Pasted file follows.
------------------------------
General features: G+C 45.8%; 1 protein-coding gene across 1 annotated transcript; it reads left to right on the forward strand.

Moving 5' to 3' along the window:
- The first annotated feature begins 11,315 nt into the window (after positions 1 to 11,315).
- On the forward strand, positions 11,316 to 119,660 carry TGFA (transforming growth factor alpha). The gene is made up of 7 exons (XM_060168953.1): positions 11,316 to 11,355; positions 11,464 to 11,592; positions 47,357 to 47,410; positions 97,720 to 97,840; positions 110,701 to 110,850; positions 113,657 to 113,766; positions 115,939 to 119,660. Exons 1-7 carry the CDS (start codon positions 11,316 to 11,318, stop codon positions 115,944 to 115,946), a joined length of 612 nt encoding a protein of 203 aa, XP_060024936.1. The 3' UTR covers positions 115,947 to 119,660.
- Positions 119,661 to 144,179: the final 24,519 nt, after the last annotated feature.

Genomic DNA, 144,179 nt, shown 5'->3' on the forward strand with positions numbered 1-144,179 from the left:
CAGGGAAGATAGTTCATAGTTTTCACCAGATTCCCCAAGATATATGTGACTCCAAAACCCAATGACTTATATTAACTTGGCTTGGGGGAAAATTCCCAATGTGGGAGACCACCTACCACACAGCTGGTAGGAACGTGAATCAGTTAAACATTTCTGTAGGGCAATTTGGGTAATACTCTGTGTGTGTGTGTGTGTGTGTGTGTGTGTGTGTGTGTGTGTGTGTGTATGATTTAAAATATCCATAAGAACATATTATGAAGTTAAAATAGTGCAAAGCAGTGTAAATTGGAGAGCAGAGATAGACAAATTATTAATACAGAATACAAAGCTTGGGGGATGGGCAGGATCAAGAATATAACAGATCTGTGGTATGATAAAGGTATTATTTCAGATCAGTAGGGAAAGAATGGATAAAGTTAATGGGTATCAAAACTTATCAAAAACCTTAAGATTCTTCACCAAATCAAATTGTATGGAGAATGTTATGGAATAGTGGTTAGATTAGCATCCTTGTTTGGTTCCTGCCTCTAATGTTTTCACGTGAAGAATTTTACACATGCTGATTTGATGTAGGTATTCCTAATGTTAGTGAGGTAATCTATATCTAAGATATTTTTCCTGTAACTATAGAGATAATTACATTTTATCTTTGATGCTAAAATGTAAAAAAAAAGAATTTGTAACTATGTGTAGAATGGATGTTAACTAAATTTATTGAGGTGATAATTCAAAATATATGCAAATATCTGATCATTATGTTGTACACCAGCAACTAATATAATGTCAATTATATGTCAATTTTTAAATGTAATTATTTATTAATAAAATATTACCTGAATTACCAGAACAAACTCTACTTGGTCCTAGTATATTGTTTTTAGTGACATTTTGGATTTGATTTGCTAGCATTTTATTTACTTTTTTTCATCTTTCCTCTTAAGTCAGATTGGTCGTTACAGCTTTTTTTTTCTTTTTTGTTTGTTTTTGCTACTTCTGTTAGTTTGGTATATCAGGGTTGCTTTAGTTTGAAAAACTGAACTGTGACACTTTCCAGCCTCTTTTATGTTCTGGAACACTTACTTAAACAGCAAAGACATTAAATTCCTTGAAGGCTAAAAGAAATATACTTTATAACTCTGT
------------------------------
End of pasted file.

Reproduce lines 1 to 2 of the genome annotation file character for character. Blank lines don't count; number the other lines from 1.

General features: G+C 45.8%; 1 protein-coding gene across 1 annotated transcript; it reads left to right on the forward strand.

Moving 5' to 3' along the window: